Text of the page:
John McConihe, Correspondence
MS 308
Box:1
Folder:7
Archives & Special Collections, University of Nebraska–Lincoln Libraries

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Dear John

It is a long, long time since I have written you but my neglect is really excu—sable. I have been knocked about from pillar to post sleeping in the woods and in the brush with no ink or paper and too wearied to say anything pleasing. About the 24th August we were at St. Louis and I thought I might get leave of absence and suddenly come down upon you, but we were as suddenly sent down in this region and so confident were all of an early engagement at or near here that I dare not be absent. I am very sorry now that I did not attend your wedding which has undoubtedly come off before this time. At all events I will congratulate you and wish you all the happiness it is possi—ble for a married man to obtain. You and Newton have fallen, two incorregibe old bachelors! I could not have believed it & it seemed like a joke when you informed

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me of it. Still I am glad of it and shall look forward anxiously for "my time," which I fear is far off; yet I shall live on hope.

Our Regiment is stationed at this point and we do not know where we are to go or whether we are to remain here. Whenever we are stationed, so that I can get away, I shall run down to Troy, but I should dislike to leave and on my return find the Regiment marched away, perhaps marching through action of country which could not be traveled by a person alone. I am desirous of being with my complany should there be an engagement and try the fortunes of fickle Mars.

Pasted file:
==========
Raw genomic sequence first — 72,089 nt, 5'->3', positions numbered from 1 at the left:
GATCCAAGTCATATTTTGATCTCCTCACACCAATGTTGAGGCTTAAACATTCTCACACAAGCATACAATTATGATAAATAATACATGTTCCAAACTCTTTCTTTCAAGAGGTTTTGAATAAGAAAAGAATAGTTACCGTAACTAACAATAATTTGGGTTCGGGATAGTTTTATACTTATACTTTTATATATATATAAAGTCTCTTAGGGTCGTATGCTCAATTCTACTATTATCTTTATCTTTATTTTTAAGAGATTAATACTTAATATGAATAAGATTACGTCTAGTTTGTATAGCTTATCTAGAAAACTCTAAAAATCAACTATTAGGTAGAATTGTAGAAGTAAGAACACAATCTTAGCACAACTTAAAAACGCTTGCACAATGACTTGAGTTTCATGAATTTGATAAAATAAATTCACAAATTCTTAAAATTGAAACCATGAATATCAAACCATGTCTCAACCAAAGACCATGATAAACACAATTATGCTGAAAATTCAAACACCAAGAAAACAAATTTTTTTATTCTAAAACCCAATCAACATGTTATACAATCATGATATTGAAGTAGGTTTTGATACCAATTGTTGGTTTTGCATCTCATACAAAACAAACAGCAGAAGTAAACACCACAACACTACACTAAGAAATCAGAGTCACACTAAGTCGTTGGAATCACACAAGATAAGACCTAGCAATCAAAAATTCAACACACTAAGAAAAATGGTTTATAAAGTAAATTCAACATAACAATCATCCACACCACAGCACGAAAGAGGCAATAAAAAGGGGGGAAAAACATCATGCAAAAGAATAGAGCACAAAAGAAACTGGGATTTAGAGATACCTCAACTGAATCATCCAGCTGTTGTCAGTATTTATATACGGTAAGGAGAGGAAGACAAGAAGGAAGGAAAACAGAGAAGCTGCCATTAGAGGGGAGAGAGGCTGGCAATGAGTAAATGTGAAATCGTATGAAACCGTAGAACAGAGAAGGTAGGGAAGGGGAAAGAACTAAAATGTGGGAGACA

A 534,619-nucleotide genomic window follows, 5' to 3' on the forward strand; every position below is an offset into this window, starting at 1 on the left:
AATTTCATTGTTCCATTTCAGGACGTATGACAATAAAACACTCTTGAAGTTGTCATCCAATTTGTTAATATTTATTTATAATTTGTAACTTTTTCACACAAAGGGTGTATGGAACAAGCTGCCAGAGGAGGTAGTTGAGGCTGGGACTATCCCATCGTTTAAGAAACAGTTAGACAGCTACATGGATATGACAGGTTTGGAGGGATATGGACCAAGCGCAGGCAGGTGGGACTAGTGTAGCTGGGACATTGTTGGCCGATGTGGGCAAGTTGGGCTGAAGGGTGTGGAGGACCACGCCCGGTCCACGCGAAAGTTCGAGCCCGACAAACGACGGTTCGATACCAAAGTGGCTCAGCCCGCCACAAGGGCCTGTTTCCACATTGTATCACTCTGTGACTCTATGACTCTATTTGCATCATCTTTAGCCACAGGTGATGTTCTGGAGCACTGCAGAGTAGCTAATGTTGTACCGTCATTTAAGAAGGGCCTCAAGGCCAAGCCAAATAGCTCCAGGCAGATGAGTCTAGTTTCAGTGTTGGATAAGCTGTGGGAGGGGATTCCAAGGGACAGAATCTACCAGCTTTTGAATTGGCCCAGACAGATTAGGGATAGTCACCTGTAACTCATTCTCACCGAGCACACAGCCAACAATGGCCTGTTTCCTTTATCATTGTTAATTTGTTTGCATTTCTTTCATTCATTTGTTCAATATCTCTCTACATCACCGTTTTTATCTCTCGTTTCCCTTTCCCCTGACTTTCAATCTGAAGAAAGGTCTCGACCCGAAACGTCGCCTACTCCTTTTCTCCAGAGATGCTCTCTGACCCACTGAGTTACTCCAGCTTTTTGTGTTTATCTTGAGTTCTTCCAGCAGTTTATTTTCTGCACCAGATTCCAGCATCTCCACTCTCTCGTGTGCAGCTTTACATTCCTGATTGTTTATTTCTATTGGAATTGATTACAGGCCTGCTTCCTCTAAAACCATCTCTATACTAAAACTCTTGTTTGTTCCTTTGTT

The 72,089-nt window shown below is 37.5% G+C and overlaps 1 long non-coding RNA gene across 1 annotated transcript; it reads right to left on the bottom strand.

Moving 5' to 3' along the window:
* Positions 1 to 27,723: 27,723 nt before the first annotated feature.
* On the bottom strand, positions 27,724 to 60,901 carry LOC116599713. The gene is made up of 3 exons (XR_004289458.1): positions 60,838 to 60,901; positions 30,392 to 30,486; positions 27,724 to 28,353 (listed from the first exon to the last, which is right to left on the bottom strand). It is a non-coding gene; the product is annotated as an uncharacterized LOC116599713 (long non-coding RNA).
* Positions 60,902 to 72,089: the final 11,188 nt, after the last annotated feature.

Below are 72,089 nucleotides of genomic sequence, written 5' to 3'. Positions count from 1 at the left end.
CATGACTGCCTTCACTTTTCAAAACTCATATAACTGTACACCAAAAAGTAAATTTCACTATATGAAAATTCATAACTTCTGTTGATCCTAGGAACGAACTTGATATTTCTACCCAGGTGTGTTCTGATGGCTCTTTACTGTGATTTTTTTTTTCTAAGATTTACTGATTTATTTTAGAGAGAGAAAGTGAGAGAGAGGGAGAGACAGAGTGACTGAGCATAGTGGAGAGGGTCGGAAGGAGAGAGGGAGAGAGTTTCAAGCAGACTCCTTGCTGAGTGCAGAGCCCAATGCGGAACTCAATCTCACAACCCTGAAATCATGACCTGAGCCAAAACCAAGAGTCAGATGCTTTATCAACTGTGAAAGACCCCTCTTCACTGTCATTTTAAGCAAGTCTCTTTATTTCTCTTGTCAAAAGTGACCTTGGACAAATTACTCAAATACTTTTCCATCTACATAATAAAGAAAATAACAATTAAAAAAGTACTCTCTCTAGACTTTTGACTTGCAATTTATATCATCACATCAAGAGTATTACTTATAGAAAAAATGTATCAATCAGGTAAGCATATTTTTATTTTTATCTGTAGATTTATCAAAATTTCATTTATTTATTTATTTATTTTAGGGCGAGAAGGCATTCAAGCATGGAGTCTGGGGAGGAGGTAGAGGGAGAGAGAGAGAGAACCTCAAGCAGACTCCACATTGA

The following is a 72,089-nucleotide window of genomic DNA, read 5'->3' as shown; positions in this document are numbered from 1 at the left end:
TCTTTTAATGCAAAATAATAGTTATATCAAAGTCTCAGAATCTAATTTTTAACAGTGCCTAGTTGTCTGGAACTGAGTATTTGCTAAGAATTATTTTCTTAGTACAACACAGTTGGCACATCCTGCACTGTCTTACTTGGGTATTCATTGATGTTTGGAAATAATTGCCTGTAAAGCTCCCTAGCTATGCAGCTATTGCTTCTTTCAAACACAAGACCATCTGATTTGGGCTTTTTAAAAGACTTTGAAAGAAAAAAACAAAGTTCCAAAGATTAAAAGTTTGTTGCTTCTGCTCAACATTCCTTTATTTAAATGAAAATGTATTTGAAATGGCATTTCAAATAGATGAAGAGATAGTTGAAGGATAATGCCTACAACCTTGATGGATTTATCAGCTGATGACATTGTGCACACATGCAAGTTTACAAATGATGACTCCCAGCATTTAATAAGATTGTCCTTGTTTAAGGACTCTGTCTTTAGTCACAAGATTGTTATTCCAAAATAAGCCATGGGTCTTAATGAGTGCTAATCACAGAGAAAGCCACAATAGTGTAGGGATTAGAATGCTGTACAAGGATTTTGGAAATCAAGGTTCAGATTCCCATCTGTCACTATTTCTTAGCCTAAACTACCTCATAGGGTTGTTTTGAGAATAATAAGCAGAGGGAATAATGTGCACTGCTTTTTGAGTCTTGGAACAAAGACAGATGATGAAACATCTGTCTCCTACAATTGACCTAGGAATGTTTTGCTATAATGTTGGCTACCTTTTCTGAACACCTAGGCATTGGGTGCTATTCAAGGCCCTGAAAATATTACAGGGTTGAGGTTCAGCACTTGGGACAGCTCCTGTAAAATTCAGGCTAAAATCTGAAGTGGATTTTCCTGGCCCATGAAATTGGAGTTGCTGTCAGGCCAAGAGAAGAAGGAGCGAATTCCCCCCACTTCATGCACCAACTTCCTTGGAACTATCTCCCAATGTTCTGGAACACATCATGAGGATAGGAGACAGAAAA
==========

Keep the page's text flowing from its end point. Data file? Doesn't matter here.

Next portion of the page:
Now, John, I find myself unex—pectedly swamped in a financial point of view with large unavailable assts on hand and can—not pay as fast as I can. I never dreamed of such a state of things, otherwise you would have been the last man drawn in by me. My will is good, but my pocket empty I think I could arrange with you if I could but see you. As to your Fathers[sic]

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Mortgage I think he had better take the prop—erty. I do not see how I can pay him well when the country again obtains peace. It will be impossible for me to pay the principal and almost so the interest especially at those high figures in these times. If he will re—duce the interest to 7% I will try and pay it and you too. I would pay the whole to—morrow[sic] if I could, as you very well know and I am the last man to quarrel with anyone when I cannot meet my obligations. We shall never have any trouble about our matters and I only throw out these suggestions for your own good I will deed that property to him any day to satisfy the Mortgage and as a soldiers life is very uncertain I will deed suffi—cient property to you to satisfty your claims. I will go to St. Louis at any time, after you have suggested what prop—erty you wish and in case I agree with you and have the deeds made out. You know my property and its value nearly as well as I do. I also ask the privelege

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of paying you the money should I soon get it and of redeeming the property deeded. Or you can let the matter rest until we meet, I want to satsify you, that is my aim and I have now and heretofore candidly told you my fix. Please don't mention our matters to anyone so that it may come to Fathers ears, as such things trouble him as you very well know in his old age. I know you are close mouthed and do not really fear you will think our af—fairs can be better mended by talking them on change. I merely make the sug—gestion to put you on your guard. You will consider this letter confidential and had better destroy it. I have a holy horror of being in debt, especially after sailing along so swimmingly up to this time and thro, such times as we have had since 1857. Write soon and with my very best respects to your wife

I remain as ever Your sincere friend

John McC